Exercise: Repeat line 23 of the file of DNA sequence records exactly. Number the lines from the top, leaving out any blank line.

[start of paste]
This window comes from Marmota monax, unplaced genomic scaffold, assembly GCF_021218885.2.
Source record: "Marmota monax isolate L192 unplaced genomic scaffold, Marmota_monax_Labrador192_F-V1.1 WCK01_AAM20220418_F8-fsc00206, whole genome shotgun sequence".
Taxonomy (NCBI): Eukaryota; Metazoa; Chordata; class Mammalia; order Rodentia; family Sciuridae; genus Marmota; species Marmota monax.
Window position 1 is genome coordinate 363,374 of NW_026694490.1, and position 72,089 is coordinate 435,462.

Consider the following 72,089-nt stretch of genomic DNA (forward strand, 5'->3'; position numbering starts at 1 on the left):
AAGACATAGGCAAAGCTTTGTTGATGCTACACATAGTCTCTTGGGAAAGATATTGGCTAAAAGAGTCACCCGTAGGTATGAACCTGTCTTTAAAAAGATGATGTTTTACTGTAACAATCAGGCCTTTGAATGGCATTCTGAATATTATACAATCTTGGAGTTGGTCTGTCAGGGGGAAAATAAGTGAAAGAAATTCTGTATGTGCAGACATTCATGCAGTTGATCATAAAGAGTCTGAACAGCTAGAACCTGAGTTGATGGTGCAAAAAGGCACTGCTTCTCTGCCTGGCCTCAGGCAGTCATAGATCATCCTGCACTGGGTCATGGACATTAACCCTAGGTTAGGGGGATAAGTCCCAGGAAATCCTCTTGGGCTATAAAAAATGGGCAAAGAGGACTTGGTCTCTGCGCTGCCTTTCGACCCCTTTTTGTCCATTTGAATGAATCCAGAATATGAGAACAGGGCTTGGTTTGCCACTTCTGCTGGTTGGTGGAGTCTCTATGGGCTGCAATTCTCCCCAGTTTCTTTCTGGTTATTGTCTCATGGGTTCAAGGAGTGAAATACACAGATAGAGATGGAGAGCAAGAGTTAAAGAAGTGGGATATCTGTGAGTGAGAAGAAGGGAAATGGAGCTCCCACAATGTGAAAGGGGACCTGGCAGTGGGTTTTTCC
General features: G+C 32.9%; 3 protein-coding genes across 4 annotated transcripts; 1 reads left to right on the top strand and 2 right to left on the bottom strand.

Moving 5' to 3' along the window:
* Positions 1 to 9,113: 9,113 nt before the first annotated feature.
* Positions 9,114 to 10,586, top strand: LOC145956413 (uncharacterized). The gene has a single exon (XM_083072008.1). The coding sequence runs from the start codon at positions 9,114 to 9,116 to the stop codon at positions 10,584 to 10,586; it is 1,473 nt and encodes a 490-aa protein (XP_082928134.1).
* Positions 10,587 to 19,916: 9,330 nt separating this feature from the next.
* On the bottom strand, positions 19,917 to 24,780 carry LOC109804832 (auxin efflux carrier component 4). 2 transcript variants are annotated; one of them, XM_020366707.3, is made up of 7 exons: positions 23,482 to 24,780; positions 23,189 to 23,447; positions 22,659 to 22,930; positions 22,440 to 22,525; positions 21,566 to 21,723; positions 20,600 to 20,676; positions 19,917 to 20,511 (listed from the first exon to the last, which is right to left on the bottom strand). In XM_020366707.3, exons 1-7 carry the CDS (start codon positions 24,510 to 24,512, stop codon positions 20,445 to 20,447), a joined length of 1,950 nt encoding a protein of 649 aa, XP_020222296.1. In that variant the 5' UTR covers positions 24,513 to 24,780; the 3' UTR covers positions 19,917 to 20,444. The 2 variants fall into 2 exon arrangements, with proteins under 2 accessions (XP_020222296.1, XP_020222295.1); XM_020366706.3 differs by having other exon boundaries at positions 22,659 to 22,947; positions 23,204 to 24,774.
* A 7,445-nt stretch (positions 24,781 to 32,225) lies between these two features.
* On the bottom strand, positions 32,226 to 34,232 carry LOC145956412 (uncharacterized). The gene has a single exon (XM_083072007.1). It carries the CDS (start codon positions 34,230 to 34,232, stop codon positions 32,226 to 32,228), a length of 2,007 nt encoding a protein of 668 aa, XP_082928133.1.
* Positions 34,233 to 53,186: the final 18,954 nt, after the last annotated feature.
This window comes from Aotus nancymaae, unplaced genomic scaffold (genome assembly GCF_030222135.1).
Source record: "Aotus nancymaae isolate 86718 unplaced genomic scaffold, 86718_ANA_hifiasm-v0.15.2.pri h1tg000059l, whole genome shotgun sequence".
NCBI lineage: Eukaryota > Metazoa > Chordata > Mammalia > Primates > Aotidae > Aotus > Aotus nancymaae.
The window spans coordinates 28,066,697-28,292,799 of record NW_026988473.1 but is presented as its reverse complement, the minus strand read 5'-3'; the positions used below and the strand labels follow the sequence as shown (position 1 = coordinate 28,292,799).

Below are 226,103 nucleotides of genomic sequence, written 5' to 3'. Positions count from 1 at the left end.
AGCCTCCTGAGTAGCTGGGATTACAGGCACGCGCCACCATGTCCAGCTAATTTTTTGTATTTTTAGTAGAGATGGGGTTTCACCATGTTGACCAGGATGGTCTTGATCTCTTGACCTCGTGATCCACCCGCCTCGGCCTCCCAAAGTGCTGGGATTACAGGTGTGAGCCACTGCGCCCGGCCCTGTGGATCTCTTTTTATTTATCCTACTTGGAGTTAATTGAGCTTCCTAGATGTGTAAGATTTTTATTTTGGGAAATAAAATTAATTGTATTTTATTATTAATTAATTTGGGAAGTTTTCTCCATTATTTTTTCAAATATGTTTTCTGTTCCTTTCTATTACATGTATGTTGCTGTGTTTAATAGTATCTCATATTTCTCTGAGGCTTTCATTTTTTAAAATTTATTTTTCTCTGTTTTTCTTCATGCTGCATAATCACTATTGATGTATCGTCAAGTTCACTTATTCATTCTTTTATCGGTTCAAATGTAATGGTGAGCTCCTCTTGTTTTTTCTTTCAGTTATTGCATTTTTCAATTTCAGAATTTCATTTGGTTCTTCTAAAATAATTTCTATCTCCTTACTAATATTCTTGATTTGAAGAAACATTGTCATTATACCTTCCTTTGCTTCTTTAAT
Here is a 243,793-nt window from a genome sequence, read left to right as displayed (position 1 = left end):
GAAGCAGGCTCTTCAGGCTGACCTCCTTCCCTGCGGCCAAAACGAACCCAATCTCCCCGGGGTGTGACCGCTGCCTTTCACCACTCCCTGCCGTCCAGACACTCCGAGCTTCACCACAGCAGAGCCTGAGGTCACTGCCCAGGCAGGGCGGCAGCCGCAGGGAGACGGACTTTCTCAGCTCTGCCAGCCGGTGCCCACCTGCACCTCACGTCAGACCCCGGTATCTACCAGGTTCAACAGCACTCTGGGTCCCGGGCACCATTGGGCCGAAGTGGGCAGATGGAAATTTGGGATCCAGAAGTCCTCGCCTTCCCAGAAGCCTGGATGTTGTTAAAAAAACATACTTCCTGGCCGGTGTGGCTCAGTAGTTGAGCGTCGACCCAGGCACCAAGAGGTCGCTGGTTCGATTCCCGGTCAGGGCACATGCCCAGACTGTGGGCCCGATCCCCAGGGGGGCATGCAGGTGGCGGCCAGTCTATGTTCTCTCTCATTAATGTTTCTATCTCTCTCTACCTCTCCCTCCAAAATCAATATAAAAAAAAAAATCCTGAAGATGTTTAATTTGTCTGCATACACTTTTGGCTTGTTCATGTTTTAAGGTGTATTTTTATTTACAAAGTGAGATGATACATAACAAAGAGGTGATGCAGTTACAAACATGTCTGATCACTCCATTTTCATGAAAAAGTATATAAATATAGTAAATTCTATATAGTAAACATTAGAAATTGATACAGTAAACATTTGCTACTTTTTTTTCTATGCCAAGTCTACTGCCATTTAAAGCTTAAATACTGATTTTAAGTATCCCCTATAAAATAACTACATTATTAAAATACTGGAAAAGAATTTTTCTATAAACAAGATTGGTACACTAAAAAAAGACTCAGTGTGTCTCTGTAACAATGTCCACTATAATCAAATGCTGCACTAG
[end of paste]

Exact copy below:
GAAGCAGGCTCTTCAGGCTGACCTCCTTCCCTGCGGCCAAAACGAACCCAATCTCCCCGGGGTGTGACCGCTGCCTTTCACCACTCCCTGCCGTCCAGACACTCCGAGCTTCACCACAGCAGAGCCTGAGGTCACTGCCCAGGCAGGGCGGCAGCCGCAGGGAGACGGACTTTCTCAGCTCTGCCAGCCGGTGCCCACCTGCACCTCACGTCAGACCCCGGTATCTACCAGGTTCAACAGCACTCTGGGTCCCGGGCACCATTGGGCCGAAGTGGGCAGATGGAAATTTGGGATCCAGAAGTCCTCGCCTTCCCAGAAGCCTGGATGTTGTTAAAAAAACATACTTCCTGGCCGGTGTGGCTCAGTAGTTGAGCGTCGACCCAGGCACCAAGAGGTCGCTGGTTCGATTCCCGGTCAGGGCACATGCCCAGACTGTGGGCCCGATCCCCAGGGGGGCATGCAGGTGGCGGCCAGTCTATGTTCTCTCTCATTAATGTTTCTATCTCTCTCTACCTCTCCCTCCAAAATCAATATAAAAAAAAAAATCCTGAAGATGTTTAATTTGTCTGCATACACTTTTGGCTTGTTCATGTTTTAAGGTGTATTTTTATTTACAAAGTGAGATGATACATAACAAAGAGGTGATGCAGTTACAAACATGTCTGATCACTCCATTTTCATGAAAAAGTATATAAATATAGTAAATTCTATATAGTAAACATTAGAAATTGATACAGTAAACATTTGCTACTTTTTTTTCTATGCCAAGTCTACTGCCATTTAAAGCTTAAATACTGATTTTAAGTATCCCCTATAAAATAACTACATTATTAAAATACTGGAAAAGAATTTTTCTATAAACAAGATTGGTACACTAAAAAAAGACTCAGTGTGTCTCTGTAACAATGTCCACTATAATCAAATGCTGCACTAG